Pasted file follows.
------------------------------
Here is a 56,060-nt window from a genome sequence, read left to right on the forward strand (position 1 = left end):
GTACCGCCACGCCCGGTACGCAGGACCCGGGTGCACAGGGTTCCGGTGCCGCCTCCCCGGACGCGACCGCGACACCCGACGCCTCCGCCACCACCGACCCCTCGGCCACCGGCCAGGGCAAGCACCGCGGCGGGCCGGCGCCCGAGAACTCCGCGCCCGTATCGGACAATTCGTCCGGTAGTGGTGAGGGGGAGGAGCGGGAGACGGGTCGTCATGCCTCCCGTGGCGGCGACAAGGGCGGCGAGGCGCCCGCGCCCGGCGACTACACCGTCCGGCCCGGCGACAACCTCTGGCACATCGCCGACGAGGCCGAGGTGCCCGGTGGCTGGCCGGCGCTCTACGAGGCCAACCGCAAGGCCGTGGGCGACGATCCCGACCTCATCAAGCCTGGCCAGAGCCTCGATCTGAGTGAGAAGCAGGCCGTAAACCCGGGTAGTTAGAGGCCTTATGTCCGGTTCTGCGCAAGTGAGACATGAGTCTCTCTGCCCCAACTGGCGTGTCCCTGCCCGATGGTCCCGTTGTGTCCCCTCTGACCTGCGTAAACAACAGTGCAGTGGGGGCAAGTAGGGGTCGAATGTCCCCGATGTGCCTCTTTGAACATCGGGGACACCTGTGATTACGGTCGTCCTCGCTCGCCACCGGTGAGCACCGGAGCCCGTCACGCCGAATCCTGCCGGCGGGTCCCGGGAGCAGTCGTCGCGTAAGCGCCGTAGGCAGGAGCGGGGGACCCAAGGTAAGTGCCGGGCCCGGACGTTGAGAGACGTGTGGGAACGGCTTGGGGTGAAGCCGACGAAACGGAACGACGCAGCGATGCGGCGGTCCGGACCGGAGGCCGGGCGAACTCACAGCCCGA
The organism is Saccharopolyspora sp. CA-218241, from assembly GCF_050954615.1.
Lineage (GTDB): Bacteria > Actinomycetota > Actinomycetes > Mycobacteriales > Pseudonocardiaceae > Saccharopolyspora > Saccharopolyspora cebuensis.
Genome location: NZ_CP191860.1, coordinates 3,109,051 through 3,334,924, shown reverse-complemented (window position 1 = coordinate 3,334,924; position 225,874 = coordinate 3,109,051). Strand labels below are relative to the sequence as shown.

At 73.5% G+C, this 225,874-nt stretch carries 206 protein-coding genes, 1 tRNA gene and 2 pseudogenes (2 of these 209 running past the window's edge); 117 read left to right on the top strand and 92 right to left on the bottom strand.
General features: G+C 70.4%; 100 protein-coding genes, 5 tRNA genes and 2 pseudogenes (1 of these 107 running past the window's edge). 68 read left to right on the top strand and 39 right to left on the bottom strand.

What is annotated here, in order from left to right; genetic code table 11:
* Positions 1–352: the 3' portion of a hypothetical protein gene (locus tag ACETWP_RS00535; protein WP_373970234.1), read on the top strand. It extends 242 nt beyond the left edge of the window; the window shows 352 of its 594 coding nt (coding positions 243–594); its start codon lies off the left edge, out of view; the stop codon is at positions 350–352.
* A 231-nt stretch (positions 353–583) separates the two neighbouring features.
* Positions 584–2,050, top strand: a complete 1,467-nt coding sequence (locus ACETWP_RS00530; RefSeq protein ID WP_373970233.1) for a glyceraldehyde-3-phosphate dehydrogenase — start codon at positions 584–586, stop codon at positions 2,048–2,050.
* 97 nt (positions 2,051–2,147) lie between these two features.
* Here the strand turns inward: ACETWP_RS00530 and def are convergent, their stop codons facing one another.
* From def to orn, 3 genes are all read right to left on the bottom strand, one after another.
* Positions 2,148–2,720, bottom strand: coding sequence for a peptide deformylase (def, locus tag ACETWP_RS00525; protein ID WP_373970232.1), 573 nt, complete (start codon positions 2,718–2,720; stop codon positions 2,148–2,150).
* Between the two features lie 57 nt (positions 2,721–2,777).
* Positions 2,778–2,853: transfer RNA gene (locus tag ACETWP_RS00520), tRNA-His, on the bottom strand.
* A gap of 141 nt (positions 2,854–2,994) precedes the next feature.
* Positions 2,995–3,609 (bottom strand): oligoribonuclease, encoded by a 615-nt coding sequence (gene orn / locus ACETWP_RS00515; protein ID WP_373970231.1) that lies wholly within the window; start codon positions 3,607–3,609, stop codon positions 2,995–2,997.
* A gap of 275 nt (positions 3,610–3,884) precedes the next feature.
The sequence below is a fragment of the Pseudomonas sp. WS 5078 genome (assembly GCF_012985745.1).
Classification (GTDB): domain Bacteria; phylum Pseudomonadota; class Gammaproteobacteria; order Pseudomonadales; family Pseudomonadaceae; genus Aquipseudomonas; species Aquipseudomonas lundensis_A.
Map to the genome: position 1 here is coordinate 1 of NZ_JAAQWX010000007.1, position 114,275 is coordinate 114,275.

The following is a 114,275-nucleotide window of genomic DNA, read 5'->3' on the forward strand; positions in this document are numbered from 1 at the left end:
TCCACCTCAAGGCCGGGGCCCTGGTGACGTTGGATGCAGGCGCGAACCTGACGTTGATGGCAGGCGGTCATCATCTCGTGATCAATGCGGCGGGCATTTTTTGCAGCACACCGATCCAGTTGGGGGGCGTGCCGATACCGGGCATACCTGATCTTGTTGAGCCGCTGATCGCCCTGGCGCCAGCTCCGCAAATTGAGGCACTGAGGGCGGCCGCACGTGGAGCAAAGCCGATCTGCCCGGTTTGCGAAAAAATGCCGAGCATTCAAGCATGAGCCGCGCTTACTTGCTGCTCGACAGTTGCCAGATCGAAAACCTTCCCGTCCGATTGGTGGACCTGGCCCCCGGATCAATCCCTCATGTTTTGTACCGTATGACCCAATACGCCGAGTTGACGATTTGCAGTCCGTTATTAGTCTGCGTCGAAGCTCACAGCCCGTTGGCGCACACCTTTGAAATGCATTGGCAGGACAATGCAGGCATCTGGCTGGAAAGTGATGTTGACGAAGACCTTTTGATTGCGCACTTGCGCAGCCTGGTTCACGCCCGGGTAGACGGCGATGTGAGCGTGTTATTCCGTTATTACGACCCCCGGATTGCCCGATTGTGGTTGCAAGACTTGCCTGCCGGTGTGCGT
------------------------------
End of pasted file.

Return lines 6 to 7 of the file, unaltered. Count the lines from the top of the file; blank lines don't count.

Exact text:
At 73.5% G+C, this 225,874-nt stretch carries 206 protein-coding genes, 1 tRNA gene and 2 pseudogenes (2 of these 209 running past the window's edge); 117 read left to right on the top strand and 92 right to left on the bottom strand.
General features: G+C 70.4%; 100 protein-coding genes, 5 tRNA genes and 2 pseudogenes (1 of these 107 running past the window's edge). 68 read left to right on the top strand and 39 right to left on the bottom strand.